With recent controversy over Unity’s policy on the fair use of sold assets and Steam’s recent issue of shovelware worming its way onto the marketplace via Greenlight, the lower-end indie-dev crowd has taken a massive hit and the still evolving industry has been given flack for poor moderation. That said, the strides that have been made to allow for indie development to be respected on a similar level to massively funded triple-A titles have been amazing, with projects such the recent Undertale gaining previously unheard of critical acclaim off of little to no funding. Another issue though is that it seems that the respective indie development crowd has slowly crept apart into sects.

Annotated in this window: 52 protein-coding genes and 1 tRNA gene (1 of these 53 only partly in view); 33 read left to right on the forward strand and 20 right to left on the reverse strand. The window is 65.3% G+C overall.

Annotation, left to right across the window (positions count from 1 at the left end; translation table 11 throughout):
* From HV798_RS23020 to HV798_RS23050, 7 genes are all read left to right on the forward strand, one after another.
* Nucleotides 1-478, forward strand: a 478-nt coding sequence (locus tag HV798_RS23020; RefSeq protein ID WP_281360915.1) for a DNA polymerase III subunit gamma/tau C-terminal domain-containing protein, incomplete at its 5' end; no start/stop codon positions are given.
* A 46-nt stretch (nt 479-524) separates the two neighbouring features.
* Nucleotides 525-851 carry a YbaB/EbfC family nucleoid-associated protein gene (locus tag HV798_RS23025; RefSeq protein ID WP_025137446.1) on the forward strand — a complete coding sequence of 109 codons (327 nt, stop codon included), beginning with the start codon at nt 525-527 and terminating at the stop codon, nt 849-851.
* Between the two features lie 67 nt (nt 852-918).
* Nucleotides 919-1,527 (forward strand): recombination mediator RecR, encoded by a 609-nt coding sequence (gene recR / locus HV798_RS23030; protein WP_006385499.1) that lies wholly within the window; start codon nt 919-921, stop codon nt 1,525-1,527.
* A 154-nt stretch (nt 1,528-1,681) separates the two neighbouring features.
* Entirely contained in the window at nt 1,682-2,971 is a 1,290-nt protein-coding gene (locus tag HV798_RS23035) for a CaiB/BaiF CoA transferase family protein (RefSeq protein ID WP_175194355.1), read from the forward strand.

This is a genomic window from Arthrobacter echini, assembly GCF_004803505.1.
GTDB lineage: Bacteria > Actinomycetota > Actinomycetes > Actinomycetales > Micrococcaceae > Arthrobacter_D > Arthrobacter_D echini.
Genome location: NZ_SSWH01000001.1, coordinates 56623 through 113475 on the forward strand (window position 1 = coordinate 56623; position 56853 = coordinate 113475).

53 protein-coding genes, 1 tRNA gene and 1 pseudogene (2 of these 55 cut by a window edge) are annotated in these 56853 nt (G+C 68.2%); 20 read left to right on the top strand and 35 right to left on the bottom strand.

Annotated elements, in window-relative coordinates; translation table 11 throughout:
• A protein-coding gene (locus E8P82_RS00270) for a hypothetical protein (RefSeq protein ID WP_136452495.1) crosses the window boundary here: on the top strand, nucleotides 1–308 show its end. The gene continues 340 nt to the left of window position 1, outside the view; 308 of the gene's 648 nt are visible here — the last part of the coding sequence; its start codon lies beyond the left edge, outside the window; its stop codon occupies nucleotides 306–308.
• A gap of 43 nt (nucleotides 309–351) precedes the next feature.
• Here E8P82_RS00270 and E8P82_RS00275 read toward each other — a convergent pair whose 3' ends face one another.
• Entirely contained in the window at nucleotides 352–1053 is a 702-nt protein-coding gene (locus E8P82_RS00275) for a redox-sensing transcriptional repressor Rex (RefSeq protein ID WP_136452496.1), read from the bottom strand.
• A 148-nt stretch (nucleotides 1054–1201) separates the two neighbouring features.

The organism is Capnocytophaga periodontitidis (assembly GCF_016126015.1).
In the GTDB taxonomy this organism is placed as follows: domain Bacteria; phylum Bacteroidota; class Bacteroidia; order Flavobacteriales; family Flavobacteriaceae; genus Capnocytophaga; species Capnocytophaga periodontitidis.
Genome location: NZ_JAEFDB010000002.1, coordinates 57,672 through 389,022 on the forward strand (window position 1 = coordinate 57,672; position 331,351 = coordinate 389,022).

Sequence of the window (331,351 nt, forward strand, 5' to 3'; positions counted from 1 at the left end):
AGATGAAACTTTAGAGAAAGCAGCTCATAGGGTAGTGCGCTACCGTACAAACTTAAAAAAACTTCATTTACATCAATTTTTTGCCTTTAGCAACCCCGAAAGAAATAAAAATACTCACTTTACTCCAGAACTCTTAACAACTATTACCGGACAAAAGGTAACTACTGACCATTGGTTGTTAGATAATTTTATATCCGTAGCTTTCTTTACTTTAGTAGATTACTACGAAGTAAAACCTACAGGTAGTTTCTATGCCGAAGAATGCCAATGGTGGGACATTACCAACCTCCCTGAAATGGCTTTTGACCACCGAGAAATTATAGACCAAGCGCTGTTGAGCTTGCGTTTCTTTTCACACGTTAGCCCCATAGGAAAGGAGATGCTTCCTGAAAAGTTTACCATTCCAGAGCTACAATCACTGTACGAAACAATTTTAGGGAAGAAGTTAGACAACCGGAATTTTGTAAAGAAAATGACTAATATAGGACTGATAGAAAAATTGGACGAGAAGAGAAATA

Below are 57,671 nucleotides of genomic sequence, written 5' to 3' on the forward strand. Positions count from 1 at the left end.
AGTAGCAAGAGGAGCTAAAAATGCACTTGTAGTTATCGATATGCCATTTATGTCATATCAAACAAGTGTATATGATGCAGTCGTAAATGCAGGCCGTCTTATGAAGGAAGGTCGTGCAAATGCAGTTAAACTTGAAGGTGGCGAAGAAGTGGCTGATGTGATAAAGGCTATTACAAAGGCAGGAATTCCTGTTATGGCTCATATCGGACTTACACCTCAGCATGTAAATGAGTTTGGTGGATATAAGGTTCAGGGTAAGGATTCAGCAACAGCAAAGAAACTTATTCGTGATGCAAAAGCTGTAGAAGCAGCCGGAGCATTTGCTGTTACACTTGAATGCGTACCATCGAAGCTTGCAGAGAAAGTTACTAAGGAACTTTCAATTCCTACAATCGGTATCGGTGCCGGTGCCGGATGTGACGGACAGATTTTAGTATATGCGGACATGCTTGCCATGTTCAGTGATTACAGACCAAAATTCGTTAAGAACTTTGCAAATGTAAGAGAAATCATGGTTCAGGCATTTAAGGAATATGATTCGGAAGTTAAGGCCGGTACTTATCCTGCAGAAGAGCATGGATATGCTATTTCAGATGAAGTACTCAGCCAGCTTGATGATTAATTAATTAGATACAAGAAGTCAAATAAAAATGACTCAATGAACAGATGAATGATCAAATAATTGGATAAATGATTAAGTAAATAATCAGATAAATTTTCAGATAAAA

My previous mention of a supposed “lower end” of the industry is referring to a sort of online community lower-class; the unwashed, unproven dev-teams that are given little to work with. These are the potential up-by-the-bootstrap’ers who have to gain respect through their product and that alone. This analog of course implies that there must also be an upper-class; to me these are the developers who can justify their asking for a million or so dollars on Kickstarter because they have domain over a cornered market, the developers that can afford to stick out their neck a bit further because they have control over a license, project or person that consumers can’t get elsewhere. Projects that I’d put under this category include games such as Yooka-Laylee, Mighty Number 9., and Shenmue 3, these are all projects who’s major selling points are All-star dev-teams, and the promise of revitalizing a once beloved intellectual-property.